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Published: September 9th 2019
I’m struggling to come to terms with the tipping culture here in the States. Back home we might tip a waiter up to ten percent if the service was really exceptional, but it would be by no means expected, and other than that I can’t think of too many people that we’d ever tip. Before we’ve even finished the last mouthfuls of our meals here and in Canada, we’ve had either a credit card machine or a bill put in front of us, with a menu of tip percentages on it to chose from. These start at 18 percent and work their way up from there. I get the impression that we wouldn’t get out of a restaurant alive if we declined to add a tip, no matter how bad the service had been. Last night it took nearly an hour and two requests to get a simple soft drink, and when it arrived it wasn’t what I’d ordered. Issy’s drink order was wrong as well, but despite all of this we were still expected to toss in at least 18 percent at meal’s end. This morning’s breakfast was a buffet. A buffet! They’re the meals where the wait staff don’t
have to do anything, but still a tip was expected, and this was after I’d already tipped the guy who made me an omelette. Everywhere we go there seem to be containers in which we’re expected to deposit tips; the guy sitting in the corner of the hotel bar playing a guitar last night had one, and so did the guy who lifted our suitcases off the bus after a two minute ride from the airport to the hire car company office yesterday. We had to pay a fee to park the car this morning, and we’ve got so used to handing out money that Scott asked me if we had to tip the parking meter.
Scott tells me he’s been doing some research on all of this, and it seems that the main reason for the tipping culture here is that the US Government's mandated minimum wage for wait staff is so low that they need to make far more out of tips than they do out of their wages in order to survive. Whilst I’m struggling with the culture I’d have to admit that most of the wait staff we’ve come across here do provide much more
attentive service than we’re used to back home, which is largely, I’m sure, to try to make sure that they get a good tip.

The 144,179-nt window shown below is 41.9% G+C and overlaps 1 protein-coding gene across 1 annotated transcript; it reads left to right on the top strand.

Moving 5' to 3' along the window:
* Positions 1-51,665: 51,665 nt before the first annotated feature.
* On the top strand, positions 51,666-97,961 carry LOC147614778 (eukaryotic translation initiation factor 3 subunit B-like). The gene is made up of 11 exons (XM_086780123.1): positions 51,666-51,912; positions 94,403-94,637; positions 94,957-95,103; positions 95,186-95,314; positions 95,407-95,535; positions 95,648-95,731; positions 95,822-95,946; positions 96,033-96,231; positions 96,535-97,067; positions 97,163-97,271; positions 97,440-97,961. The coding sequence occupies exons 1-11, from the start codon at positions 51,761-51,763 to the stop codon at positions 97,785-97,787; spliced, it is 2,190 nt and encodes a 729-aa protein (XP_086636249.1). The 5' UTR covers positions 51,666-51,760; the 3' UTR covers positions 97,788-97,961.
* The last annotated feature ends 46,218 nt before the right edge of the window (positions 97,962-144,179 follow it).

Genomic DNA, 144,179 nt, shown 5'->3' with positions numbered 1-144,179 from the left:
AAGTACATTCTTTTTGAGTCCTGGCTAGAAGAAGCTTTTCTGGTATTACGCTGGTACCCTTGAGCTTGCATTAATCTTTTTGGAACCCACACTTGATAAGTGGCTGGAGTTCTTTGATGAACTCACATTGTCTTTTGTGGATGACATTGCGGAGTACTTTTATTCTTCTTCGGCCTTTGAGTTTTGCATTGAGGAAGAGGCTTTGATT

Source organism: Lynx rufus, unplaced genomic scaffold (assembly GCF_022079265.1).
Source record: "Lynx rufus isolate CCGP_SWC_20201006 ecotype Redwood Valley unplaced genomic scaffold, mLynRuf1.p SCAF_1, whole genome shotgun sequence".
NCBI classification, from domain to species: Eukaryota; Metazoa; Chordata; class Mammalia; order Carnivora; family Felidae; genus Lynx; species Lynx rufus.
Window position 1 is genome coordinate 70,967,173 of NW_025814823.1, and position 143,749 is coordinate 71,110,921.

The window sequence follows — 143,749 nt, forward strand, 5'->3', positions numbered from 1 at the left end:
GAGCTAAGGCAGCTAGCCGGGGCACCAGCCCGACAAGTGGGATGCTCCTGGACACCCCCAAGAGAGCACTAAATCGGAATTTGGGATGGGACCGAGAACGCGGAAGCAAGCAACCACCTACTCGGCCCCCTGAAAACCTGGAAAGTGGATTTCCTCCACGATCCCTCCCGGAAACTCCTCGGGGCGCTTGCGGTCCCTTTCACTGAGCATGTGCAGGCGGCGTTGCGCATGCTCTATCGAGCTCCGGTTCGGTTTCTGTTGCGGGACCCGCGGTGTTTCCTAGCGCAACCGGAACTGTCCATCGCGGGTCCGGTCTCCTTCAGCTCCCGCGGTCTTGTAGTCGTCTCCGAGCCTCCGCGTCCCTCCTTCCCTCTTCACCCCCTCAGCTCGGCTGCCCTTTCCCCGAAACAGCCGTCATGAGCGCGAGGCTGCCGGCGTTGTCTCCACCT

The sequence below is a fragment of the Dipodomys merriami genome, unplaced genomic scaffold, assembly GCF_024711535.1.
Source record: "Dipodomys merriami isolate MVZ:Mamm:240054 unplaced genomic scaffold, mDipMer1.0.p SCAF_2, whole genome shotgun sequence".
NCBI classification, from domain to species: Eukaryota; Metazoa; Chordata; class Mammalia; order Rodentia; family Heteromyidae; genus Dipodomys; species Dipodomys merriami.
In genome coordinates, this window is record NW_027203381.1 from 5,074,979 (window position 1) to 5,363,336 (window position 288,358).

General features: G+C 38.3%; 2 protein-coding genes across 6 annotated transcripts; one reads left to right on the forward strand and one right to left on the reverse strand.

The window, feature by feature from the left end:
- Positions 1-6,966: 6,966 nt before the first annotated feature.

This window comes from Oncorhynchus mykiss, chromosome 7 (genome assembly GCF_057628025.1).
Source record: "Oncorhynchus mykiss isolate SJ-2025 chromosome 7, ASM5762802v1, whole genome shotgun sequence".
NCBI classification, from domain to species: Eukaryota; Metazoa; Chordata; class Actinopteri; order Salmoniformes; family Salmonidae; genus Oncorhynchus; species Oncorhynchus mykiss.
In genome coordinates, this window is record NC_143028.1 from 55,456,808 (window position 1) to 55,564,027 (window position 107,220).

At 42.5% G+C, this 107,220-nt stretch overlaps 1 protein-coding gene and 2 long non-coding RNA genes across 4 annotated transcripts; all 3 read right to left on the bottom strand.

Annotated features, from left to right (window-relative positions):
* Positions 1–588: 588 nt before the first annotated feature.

Scott and I leave Issy to relax by the pool while we head off towards Waimea Canyon which is about an hour away via the south side of the island. We turn inland and climb steeply into a thick forest of gum trees. If it wasn’t for the yellow lines and the fact that we’re driving on the wrong side of the road we could almost be taking a leisurely Sunday drive through the Dandenongs.
Waimea Canyon is apparently known as the Grand Canyon of the Pacific; we read that it’s sixteen kilometres long and up to 900 metres deep. The views from the first lookout are mind blowing. The canyon is massive and its walls are precipitously steep, and we can see a waterfall dropping off the far rim hundreds of metres into the river bed below. Photos don’t go anywhere near doing this place justice.
We pass a NASA installation near the top of the range. I can’t see any rockets, but maybe they’re hidden inside the mountains. I ask Scott
for directions, but he says there’s no internet up here. I hope the staff aren’t relying on their mobile phones to pass vital information back to mission control in Houston.
We drive on to the Kalalau Lookout for more stunning views, this time over steep jungle clad cliffs rising up out of the ocean on the island’s north coast. The cliffs are shrouded in an ever moving mist, so we’re not all that surprised to see a sign telling us that we’re on top of 5,075 ft Mount Wai’ale’ale, “One of the Wettest Places on Earth”. This is apparently the place I was reading about yesterday where the average annual rainfall is a drenching 11.7 metres.
We spend the afternoon relaxing by the hotel pool before heading out for a meal down by the harbour. The waitress mucks up all our orders, so gives us a ten percent discount as compensation. We are however of course still expected to provide at least a 15 percent tip....
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